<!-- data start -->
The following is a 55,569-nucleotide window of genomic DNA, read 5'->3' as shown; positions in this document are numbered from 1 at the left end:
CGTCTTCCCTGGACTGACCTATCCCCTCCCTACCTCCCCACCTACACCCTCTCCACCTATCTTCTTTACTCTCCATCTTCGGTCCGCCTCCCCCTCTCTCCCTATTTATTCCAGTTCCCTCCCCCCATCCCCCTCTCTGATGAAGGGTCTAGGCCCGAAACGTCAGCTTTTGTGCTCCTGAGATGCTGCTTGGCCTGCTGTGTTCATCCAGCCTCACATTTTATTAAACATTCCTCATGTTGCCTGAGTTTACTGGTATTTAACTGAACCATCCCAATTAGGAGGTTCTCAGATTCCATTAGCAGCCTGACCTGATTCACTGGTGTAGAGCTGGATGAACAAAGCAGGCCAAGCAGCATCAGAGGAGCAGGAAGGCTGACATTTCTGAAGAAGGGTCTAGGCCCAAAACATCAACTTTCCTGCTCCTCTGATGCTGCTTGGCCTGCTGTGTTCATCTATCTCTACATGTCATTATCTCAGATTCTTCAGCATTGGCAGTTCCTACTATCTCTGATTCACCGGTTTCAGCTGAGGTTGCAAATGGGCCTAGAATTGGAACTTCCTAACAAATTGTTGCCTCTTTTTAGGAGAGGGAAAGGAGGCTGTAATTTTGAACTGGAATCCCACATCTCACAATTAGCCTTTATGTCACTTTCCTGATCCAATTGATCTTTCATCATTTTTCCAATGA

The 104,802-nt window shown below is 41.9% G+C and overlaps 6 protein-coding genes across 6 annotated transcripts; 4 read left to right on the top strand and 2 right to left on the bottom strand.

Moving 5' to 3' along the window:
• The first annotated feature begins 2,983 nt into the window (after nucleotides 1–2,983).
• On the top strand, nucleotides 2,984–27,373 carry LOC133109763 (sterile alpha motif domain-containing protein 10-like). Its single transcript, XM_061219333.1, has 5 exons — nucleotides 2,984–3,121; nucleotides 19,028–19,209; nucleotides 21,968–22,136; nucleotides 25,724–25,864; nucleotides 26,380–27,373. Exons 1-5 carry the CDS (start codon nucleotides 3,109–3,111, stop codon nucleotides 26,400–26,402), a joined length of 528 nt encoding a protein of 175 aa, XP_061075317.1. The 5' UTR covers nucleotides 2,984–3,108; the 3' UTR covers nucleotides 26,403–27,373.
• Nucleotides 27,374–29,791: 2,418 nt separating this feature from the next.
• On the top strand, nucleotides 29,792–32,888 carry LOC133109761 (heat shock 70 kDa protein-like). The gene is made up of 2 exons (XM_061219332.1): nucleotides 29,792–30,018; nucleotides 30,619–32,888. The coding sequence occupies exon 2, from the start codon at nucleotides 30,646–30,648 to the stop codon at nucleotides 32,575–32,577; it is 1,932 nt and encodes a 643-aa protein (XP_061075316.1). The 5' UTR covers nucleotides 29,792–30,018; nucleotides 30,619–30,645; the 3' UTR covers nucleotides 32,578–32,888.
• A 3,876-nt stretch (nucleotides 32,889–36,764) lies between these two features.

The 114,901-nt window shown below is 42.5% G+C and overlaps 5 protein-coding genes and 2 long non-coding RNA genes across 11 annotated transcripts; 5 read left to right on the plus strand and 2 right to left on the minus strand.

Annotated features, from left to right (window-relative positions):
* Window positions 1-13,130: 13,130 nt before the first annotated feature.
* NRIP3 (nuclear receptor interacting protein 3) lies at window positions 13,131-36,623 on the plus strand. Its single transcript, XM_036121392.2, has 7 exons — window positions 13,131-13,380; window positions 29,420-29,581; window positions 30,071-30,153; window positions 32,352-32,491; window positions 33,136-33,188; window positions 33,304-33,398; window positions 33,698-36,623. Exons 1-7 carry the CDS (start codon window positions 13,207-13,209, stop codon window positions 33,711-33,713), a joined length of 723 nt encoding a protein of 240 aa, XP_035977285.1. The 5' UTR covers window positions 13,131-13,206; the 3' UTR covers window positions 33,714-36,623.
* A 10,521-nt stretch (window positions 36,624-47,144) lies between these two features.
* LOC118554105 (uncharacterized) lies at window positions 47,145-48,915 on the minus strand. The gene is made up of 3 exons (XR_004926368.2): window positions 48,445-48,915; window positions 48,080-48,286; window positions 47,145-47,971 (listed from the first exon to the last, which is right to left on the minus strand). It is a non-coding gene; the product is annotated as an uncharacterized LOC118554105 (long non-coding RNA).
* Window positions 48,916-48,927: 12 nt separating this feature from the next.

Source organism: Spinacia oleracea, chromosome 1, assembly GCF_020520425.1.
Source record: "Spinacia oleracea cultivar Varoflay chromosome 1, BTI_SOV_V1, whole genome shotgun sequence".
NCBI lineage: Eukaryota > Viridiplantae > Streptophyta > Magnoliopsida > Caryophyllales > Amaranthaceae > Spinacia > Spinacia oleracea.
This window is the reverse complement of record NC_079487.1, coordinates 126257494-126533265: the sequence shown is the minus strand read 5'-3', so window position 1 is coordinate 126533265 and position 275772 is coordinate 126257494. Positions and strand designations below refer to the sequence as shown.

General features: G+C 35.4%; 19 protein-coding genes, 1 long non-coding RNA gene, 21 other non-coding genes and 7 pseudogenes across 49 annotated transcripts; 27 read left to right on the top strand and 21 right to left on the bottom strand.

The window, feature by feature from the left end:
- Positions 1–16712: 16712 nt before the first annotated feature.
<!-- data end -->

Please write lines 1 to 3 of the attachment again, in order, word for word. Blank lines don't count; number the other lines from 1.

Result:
The following is a 55,569-nucleotide window of genomic DNA, read 5'->3' as shown; positions in this document are numbered from 1 at the left end:
CGTCTTCCCTGGACTGACCTATCCCCTCCCTACCTCCCCACCTACACCCTCTCCACCTATCTTCTTTACTCTCCATCTTCGGTCCGCCTCCCCCTCTCTCCCTATTTATTCCAGTTCCCTCCCCCCATCCCCCTCTCTGATGAAGGGTCTAGGCCCGAAACGTCAGCTTTTGTGCTCCTGAGATGCTGCTTGGCCTGCTGTGTTCATCCAGCCTCACATTTTATTAAACATTCCTCATGTTGCCTGAGTTTACTGGTATTTAACTGAACCATCCCAATTAGGAGGTTCTCAGATTCCATTAGCAGCCTGACCTGATTCACTGGTGTAGAGCTGGATGAACAAAGCAGGCCAAGCAGCATCAGAGGAGCAGGAAGGCTGACATTTCTGAAGAAGGGTCTAGGCCCAAAACATCAACTTTCCTGCTCCTCTGATGCTGCTTGGCCTGCTGTGTTCATCTATCTCTACATGTCATTATCTCAGATTCTTCAGCATTGGCAGTTCCTACTATCTCTGATTCACCGGTTTCAGCTGAGGTTGCAAATGGGCCTAGAATTGGAACTTCCTAACAAATTGTTGCCTCTTTTTAGGAGAGGGAAAGGAGGCTGTAATTTTGAACTGGAATCCCACATCTCACAATTAGCCTTTATGTCACTTTCCTGATCCAATTGATCTTTCATCATTTTTCCAATGA

The 104,802-nt window shown below is 41.9% G+C and overlaps 6 protein-coding genes across 6 annotated transcripts; 4 read left to right on the top strand and 2 right to left on the bottom strand.